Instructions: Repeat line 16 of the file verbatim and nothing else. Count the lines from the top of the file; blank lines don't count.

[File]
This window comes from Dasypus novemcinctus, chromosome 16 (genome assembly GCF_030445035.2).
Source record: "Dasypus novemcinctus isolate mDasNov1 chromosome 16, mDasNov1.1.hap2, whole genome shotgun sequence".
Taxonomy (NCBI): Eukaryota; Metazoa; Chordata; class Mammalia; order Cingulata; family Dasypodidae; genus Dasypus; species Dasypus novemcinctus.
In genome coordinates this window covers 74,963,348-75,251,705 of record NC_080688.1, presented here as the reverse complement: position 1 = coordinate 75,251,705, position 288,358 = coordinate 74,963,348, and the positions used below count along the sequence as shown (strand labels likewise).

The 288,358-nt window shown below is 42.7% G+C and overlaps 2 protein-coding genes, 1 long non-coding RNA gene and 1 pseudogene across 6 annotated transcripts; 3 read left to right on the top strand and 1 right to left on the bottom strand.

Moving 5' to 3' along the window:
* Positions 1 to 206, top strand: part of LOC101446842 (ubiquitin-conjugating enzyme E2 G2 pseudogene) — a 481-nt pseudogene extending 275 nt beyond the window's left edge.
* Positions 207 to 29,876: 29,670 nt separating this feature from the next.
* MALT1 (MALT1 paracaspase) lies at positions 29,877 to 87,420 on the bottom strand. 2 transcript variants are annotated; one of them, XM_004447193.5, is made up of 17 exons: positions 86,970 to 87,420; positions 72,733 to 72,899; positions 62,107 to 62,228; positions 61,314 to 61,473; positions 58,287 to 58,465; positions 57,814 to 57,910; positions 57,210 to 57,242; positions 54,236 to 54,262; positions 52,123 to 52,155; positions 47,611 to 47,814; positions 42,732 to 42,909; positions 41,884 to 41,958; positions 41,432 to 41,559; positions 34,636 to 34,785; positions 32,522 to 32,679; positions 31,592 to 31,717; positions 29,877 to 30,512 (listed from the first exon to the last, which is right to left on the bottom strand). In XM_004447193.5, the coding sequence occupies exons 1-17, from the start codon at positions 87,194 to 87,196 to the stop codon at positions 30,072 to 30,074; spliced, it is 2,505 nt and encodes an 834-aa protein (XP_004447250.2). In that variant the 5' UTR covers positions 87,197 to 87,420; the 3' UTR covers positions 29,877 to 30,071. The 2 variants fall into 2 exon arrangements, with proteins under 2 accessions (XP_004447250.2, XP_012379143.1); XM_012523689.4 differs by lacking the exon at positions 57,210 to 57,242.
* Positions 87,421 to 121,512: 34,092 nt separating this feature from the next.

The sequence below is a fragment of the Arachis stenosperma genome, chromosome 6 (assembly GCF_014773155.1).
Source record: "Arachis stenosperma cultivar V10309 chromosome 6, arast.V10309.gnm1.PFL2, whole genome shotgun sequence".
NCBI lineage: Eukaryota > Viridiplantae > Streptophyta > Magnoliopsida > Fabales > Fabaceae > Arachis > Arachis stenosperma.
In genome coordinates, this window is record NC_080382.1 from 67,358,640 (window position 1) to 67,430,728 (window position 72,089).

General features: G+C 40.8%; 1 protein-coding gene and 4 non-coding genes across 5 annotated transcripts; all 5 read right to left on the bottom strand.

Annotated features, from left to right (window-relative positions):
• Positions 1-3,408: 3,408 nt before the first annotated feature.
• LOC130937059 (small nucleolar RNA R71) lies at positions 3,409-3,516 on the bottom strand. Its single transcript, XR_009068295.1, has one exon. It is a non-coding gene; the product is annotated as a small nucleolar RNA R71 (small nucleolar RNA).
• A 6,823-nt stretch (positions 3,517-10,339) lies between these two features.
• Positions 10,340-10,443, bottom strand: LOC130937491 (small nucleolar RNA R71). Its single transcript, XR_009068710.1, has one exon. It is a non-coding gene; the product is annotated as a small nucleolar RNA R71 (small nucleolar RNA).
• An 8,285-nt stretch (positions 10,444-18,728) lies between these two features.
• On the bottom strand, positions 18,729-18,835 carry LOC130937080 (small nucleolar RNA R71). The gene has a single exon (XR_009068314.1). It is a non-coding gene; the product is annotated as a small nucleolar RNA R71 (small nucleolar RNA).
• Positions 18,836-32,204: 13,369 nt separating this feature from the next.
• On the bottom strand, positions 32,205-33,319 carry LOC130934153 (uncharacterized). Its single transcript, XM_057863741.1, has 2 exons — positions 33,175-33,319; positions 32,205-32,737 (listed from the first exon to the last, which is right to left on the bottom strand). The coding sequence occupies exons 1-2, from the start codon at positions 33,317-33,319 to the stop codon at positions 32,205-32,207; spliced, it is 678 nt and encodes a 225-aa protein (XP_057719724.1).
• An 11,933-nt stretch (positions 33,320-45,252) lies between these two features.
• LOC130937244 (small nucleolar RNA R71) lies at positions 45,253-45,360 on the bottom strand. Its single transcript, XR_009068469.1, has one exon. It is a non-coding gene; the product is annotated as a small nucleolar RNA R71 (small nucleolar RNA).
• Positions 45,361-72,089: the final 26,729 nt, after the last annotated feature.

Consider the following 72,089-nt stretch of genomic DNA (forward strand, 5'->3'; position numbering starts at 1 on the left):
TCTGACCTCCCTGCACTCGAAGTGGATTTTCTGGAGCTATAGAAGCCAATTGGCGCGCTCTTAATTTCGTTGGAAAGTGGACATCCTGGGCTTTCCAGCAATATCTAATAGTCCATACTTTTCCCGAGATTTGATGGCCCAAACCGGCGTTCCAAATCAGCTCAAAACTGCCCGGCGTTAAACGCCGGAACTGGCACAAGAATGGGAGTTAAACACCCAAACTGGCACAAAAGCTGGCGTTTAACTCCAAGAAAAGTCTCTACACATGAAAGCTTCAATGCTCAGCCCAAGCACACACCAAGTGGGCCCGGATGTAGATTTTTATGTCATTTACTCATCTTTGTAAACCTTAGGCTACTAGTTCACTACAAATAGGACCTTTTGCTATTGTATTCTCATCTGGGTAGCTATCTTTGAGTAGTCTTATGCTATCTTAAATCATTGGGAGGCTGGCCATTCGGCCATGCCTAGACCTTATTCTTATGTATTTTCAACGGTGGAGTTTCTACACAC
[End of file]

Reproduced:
Annotated features, from left to right (window-relative positions):